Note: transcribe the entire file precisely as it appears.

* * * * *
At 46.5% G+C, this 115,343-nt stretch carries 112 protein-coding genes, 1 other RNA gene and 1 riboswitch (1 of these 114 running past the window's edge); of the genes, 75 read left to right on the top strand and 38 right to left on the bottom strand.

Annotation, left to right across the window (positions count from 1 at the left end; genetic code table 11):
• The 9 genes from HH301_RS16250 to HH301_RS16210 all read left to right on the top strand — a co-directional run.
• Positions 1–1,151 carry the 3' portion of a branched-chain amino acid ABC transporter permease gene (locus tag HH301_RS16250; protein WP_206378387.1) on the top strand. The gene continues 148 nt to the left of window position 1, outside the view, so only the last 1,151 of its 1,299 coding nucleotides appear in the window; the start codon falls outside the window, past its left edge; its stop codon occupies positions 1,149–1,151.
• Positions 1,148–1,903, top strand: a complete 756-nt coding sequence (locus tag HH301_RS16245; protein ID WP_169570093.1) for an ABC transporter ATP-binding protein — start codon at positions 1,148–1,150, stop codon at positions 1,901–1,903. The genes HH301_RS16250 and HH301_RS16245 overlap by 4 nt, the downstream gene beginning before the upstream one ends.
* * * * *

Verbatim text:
At 46.5% G+C, this 115,343-nt stretch carries 112 protein-coding genes, 1 other RNA gene and 1 riboswitch (1 of these 114 running past the window's edge); of the genes, 75 read left to right on the top strand and 38 right to left on the bottom strand.

Annotation, left to right across the window (positions count from 1 at the left end; genetic code table 11):
• The 9 genes from HH301_RS16250 to HH301_RS16210 all read left to right on the top strand — a co-directional run.
• Positions 1–1,151 carry the 3' portion of a branched-chain amino acid ABC transporter permease gene (locus tag HH301_RS16250; protein WP_206378387.1) on the top strand. The gene continues 148 nt to the left of window position 1, outside the view, so only the last 1,151 of its 1,299 coding nucleotides appear in the window; the start codon falls outside the window, past its left edge; its stop codon occupies positions 1,149–1,151.
• Positions 1,148–1,903, top strand: a complete 756-nt coding sequence (locus tag HH301_RS16245; protein ID WP_169570093.1) for an ABC transporter ATP-binding protein — start codon at positions 1,148–1,150, stop codon at positions 1,901–1,903. The genes HH301_RS16250 and HH301_RS16245 overlap by 4 nt, the downstream gene beginning before the upstream one ends.